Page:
Being at the receiving end of increasingly bad behavior from an elderly parent with cognitive or mental health issues can be very difficult; you can feel like you are all alone as you attempt to manage this upsetting situation. Learning some coping skills will help you deal with the changes in personality that a decline in mental health can bring about.
Many age-related illnesses can trigger changes in personality and behavior. These changes can be especially difficult to watch if the person in question is your mom or dad. If you're also in the position of having to care for your parent, the situation can be extremely distressing and difficult to cope with.
The sad reality is that many adult children who care for an elderly parent suffering from a cognitive issue such as dementia, including Alzheimer’s, or a worsening mental health disorder or psychiatric problem, are often on the receiving end of verbal, or physical, abuse. This may come in the form of shouting, name-calling, stubbornness, or a parent physically lashing out at those nearest to them.
This behavior is often caused by the complexities of aging and its associated illnesses. For example, frustration about the loss of independence and good health, living with chronic pain, or the fear that can accompany sudden increases in confusion.
New patterns of difficult or “bad” behavior can manifest themselves in a number of ways - from physical abuse to being stubborn about issues such as giving up the car keys when it is no longer safe to drive.
It might be that your parent is refusing to shower or maintain personal hygiene - this is surprisingly common among those who feel like they have lost control of other areas of their lives - or it could be that they continually say inappropriate things or make rude remarks in public, or use profanities to the extreme.
Other behavioral issues that crop up among the elderly, especially those suffering from dementia, including Alzheimer’s, can include hallucinations, paranoia, and developing obsessive behaviors. While knowing the cause of some of these behaviors can make it easier to understand why your mom or dad is causing you distress, it doesn't make it easier to live with.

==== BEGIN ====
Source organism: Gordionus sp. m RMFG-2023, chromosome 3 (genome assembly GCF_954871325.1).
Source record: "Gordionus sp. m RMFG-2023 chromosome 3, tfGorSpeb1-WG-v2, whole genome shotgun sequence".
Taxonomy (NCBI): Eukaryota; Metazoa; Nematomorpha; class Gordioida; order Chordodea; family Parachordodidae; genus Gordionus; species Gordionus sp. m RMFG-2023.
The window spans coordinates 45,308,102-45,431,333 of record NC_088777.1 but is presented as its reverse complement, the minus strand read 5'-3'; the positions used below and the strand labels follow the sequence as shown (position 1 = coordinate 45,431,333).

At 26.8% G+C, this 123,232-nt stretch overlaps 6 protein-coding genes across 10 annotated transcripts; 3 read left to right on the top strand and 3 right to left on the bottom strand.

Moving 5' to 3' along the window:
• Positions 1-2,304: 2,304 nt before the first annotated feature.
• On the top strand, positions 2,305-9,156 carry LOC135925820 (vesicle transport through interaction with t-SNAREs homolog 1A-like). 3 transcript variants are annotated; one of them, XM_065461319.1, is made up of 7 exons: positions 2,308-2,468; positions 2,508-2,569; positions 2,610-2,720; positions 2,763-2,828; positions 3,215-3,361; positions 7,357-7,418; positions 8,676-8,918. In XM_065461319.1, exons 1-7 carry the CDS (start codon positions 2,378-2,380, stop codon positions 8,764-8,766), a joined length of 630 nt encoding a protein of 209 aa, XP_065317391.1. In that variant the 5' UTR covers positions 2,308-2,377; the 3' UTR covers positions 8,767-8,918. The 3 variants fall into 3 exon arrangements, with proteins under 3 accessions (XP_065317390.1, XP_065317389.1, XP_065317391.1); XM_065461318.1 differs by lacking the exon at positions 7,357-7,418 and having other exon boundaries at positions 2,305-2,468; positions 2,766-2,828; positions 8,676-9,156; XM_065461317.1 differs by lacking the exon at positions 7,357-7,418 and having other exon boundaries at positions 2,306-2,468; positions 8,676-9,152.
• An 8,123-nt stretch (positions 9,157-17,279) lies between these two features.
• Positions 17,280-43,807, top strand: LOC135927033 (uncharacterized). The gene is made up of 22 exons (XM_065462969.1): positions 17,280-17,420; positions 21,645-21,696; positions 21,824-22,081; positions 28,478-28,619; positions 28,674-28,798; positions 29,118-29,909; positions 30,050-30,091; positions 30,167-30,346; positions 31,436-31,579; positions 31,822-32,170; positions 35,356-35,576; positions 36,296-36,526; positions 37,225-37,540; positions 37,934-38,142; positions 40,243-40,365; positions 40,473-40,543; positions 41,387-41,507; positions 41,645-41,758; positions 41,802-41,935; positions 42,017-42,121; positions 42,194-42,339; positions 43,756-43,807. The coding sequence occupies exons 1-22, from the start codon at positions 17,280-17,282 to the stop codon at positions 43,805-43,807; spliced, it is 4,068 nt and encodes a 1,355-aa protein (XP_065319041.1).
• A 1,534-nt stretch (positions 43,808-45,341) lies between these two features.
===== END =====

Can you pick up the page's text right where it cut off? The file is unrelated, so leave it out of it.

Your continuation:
Tactics to help deal with your parent’s difficult behavior
Get to the bottom of the bad behavior
Sometimes the behavioral issues are extreme versions of personality traits your parent always had - irritability turned into rage, stubbornness that has become obsessive, etc, - but if a new behavior crops up suddenly and is very out of character, this is a red flag that something in your parent's health conditions may have changed.
For example, if your mom or dad suddenly becomes more fearful or angry, and has not behaved like that before, don't be tempted to sweep their concerns under the carpet.
Distract your parent to divert attention
When a behavior pattern starts to worsen and you're beginning to think “here we go again”, have some distraction techniques in your arsenal to try and change the mood. Ignore bad language, nastiness or insults, and try to change the focus of the conversation by talking about a favorite topic, such as reminiscing about a particularly happy time in your parent's life.
When adults are caring for their parents, they often forget to care for themselves, and this can lead to what is known as compassion fatigue. Don't forget to take time away from the person you are caring for. No one can take the pressure of caring without needing some respite, so you may want to relieve the pressure by hiring a Home Care company to help with respite care.
Give your parent back some power
If you come to realize that loss of power is the underlying cause of your parent's distressing outbursts, try to give some of it back. Consider how you would feel if someone came in and started making all of your life decisions for you, from what you should eat to how long you should be able to live independently.
Evaluate your own behaviour, and think about how you can make sure your good intentions are seen as such. Also, decide if there are any instances when you can let your mom or dad play more of a part in the decision-making process when it comes to how they live.
Know when to get out
Your mom or dad is likely to take much of their frustration, anger and sadness out on you, because they feel safe in doing so. Aging can be lonely, sometimes undignified, and often elderly people will be dealing with grief and depression, as well as other health problems; their need to vent their feelings can easily get funnelled into lashing out at those they feel closest to.
Know that they do not mean to hurt you (even if they end up saying and doing very hurtful things), but also realize that it could be time for a professional to step in and take over the role of caregiver at home.
When things get too much, or ideally before that happens, explore the benefits of having a Home Care aide come to your parent’s home and do all the jobs your parent doesn't want to acquiesce to for you - bathing, dressing, taking medication, exercising, etc.
More than likely, your parent won't be as badly behaved for a caregiver who is not their own son or daughter, and often in the case of companion care, a new and rewarding relationship can be formed.
You will also get to enjoy more of your relationship with your parent when your current dynamic is changed and includes less friction. Hiring a Home Care company to look after the daily tasks that need to be done for your elderly parent means that you can stop being the person they see as taking control of their lives or taking away their independence, and start being their loving son or daughter again.
Find out how Ezra Home Care can provide the safe and compassionate care your parent needs by calling our expert team.